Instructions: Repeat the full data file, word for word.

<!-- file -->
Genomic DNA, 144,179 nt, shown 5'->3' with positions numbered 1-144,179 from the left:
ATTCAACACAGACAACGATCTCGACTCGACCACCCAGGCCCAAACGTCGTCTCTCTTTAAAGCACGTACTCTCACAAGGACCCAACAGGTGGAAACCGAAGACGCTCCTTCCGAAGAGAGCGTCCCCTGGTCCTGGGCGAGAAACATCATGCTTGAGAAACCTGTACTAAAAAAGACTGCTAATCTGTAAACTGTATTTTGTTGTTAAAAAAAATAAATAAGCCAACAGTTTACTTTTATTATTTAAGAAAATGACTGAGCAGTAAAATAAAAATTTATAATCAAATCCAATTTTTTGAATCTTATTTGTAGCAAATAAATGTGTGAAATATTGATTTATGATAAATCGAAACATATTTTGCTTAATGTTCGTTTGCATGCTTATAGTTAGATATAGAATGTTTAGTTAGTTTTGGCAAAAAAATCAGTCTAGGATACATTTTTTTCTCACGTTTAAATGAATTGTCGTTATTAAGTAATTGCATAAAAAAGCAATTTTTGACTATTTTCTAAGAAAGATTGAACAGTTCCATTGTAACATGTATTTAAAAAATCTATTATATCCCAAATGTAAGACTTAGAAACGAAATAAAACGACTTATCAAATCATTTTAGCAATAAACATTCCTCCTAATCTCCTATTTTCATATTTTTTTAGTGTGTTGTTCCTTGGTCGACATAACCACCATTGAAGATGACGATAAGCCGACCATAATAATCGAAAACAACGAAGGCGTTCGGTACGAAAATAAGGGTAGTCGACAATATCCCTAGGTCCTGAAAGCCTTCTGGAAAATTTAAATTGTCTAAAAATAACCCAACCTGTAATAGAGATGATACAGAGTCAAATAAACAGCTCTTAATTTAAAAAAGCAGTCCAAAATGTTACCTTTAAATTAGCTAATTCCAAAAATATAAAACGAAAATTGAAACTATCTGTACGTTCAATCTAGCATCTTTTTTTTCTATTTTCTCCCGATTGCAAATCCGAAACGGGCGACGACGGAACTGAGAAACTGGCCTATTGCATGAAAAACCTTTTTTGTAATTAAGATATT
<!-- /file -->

Genomic DNA, 144,179 nt, shown 5'->3' with positions numbered 1-144,179 from the left:
ATTCAACACAGACAACGATCTCGACTCGACCACCCAGGCCCAAACGTCGTCTCTCTTTAAAGCACGTACTCTCACAAGGACCCAACAGGTGGAAACCGAAGACGCTCCTTCCGAAGAGAGCGTCCCCTGGTCCTGGGCGAGAAACATCATGCTTGAGAAACCTGTACTAAAAAAGACTGCTAATCTGTAAACTGTATTTTGTTGTTAAAAAAAATAAATAAGCCAACAGTTTACTTTTATTATTTAAGAAAATGACTGAGCAGTAAAATAAAAATTTATAATCAAATCCAATTTTTTGAATCTTATTTGTAGCAAATAAATGTGTGAAATATTGATTTATGATAAATCGAAACATATTTTGCTTAATGTTCGTTTGCATGCTTATAGTTAGATATAGAATGTTTAGTTAGTTTTGGCAAAAAAATCAGTCTAGGATACATTTTTTTCTCACGTTTAAATGAATTGTCGTTATTAAGTAATTGCATAAAAAAGCAATTTTTGACTATTTTCTAAGAAAGATTGAACAGTTCCATTGTAACATGTATTTAAAAAATCTATTATATCCCAAATGTAAGACTTAGAAACGAAATAAAACGACTTATCAAATCATTTTAGCAATAAACATTCCTCCTAATCTCCTATTTTCATATTTTTTTAGTGTGTTGTTCCTTGGTCGACATAACCACCATTGAAGATGACGATAAGCCGACCATAATAATCGAAAACAACGAAGGCGTTCGGTACGAAAATAAGGGTAGTCGACAATATCCCTAGGTCCTGAAAGCCTTCTGGAAAATTTAAATTGTCTAAAAATAACCCAACCTGTAATAGAGATGATACAGAGTCAAATAAACAGCTCTTAATTTAAAAAAGCAGTCCAAAATGTTACCTTTAAATTAGCTAATTCCAAAAATATAAAACGAAAATTGAAACTATCTGTACGTTCAATCTAGCATCTTTTTTTTCTATTTTCTCCCGATTGCAAATCCGAAACGGGCGACGACGGAACTGAGAAACTGGCCTATTGCATGAAAAACCTTTTTTGTAATTAAGATATT